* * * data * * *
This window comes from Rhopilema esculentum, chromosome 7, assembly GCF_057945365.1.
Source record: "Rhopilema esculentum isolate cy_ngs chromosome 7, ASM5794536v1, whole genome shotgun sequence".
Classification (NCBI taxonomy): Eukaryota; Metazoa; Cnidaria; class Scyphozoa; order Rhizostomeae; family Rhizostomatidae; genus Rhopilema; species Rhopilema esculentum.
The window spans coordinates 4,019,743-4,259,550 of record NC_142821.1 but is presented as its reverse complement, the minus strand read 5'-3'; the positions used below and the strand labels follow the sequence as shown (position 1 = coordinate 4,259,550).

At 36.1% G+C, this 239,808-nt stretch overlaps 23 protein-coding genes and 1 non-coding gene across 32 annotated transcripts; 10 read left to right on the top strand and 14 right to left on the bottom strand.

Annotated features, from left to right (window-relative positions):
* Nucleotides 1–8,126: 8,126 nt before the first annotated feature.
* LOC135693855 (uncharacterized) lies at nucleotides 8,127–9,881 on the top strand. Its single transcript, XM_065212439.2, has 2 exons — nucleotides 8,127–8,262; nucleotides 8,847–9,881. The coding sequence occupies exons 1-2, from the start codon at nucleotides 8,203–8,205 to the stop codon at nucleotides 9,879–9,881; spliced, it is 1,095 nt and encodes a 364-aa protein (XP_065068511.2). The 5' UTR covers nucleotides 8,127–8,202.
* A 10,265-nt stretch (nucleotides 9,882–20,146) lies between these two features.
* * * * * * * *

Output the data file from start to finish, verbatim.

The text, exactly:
This window comes from Rhopilema esculentum, chromosome 7, assembly GCF_057945365.1.
Source record: "Rhopilema esculentum isolate cy_ngs chromosome 7, ASM5794536v1, whole genome shotgun sequence".
Classification (NCBI taxonomy): Eukaryota; Metazoa; Cnidaria; class Scyphozoa; order Rhizostomeae; family Rhizostomatidae; genus Rhopilema; species Rhopilema esculentum.
The window spans coordinates 4,019,743-4,259,550 of record NC_142821.1 but is presented as its reverse complement, the minus strand read 5'-3'; the positions used below and the strand labels follow the sequence as shown (position 1 = coordinate 4,259,550).

At 36.1% G+C, this 239,808-nt stretch overlaps 23 protein-coding genes and 1 non-coding gene across 32 annotated transcripts; 10 read left to right on the top strand and 14 right to left on the bottom strand.

Annotated features, from left to right (window-relative positions):
* Nucleotides 1–8,126: 8,126 nt before the first annotated feature.
* LOC135693855 (uncharacterized) lies at nucleotides 8,127–9,881 on the top strand. Its single transcript, XM_065212439.2, has 2 exons — nucleotides 8,127–8,262; nucleotides 8,847–9,881. The coding sequence occupies exons 1-2, from the start codon at nucleotides 8,203–8,205 to the stop codon at nucleotides 9,879–9,881; spliced, it is 1,095 nt and encodes a 364-aa protein (XP_065068511.2). The 5' UTR covers nucleotides 8,127–8,202.
* A 10,265-nt stretch (nucleotides 9,882–20,146) lies between these two features.